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>> one in three american households has a gun. this dates 300 years going back so this hits such a nerve and we have a legacy of a lot of guns in this country and that's because to have the nature of the settlement of the country. >> woodruff: if history repeats itself, we talk about it for a few days and move on. >> i agree with that. >> woodruff: we'll, let's talk about some big news that happened a week ago today and that was speaker john boehner announcing he's stepping down. david, it's been assumed the majority leader who's number two, kevin mccarthy, had a lock on this but then he did an interview this week and said flat out that the investigation by republicans into hillary clinton's benghazi incident was politically motivated, that you could measure the success of it by her dropping poll numbers. what does it say about him as a perspective speaker? >> well, there are a couple of things we know about him. first, he's a very social and friendly guy.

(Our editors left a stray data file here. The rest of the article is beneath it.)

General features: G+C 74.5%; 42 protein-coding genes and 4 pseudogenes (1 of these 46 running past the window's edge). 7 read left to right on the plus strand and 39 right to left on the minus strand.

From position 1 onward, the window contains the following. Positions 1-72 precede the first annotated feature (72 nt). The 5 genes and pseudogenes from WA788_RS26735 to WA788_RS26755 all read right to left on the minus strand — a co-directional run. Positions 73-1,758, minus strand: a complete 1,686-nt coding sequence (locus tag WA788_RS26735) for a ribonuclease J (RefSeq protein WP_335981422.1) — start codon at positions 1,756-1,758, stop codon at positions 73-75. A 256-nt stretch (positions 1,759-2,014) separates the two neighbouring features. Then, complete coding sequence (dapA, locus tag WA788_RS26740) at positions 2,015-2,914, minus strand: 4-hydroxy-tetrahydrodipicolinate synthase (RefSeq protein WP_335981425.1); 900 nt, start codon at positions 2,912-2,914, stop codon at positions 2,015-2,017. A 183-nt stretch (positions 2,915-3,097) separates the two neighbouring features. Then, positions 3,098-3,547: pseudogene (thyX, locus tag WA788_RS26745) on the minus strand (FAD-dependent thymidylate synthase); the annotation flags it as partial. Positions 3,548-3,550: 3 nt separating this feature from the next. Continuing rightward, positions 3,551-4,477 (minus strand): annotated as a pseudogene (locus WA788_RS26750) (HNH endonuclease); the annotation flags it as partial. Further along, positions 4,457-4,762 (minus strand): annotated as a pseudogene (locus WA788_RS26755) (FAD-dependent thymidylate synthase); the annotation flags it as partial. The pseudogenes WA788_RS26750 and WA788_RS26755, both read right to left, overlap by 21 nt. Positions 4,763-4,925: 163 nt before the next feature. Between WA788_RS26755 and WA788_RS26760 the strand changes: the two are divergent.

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i still think he has a lock on it because he's so likable. these races tend to be very personal. second, he's not anybody's idea of a ideological fire brand. he's not particularly philosophical, he's social. he's a nice guy. a lot of people are wondering will he be ideological enough because that's not particularly in his nature. third, he's not used to being near the top job and he said something true and stupid, which was true, that the investigation into the democratic potential nominee is a political act and they're trying to bring her down, of course, but you're not supposed to say that. third, he is an embodiment of what's wrong with washington with that statement, which is the gap between campaigning and governing, which used to be something that was honorably upheld has now been erased, so governing is the same as campaigning, or more precisely campaigning is everything. so congressional investigations have become political tools. >> woodruff: so is there any price for him to pay on this,